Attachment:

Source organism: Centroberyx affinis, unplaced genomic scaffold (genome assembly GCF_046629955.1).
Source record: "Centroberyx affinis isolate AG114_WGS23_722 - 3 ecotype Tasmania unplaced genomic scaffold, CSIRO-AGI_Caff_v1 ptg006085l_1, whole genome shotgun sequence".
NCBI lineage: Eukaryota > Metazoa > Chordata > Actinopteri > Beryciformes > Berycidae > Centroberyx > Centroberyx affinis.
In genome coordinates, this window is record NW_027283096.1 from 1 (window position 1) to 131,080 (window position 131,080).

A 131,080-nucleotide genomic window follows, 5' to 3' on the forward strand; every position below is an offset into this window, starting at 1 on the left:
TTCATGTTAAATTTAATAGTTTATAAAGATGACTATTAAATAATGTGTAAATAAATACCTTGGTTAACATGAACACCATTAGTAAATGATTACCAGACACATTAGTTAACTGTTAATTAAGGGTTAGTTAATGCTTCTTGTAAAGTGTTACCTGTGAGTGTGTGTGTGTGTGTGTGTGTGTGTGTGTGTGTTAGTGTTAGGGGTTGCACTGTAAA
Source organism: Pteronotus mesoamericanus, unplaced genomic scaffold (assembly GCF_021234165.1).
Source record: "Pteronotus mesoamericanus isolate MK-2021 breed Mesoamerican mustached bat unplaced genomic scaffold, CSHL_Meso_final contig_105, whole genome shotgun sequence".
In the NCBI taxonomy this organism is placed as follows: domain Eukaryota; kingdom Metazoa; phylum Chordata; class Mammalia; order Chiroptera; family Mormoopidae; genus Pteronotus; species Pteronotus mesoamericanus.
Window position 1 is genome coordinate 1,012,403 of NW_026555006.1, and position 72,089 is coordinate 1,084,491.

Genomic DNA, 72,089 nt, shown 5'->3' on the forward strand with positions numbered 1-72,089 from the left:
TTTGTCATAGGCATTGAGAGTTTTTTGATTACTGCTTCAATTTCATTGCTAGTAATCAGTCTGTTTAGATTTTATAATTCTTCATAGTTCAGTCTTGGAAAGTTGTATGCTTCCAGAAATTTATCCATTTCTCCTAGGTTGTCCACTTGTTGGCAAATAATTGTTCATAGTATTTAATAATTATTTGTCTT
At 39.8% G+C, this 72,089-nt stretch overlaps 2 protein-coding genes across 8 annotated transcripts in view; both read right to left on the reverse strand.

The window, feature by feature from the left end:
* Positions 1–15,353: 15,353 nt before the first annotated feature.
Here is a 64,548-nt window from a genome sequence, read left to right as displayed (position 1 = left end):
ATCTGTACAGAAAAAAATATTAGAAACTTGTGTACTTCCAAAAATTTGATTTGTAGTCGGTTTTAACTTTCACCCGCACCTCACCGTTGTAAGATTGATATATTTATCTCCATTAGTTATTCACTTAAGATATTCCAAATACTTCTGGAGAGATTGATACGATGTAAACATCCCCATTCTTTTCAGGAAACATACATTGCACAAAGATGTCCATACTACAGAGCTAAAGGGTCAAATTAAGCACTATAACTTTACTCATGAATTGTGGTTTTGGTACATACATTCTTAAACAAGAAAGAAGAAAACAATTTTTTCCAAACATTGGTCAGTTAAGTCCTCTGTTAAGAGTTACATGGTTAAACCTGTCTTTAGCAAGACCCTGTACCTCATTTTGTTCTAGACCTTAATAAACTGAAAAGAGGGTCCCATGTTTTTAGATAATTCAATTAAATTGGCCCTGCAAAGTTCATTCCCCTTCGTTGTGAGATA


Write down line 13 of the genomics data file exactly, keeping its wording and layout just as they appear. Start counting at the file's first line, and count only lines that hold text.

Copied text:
At 39.8% G+C, this 72,089-nt stretch overlaps 2 protein-coding genes across 8 annotated transcripts in view; both read right to left on the reverse strand.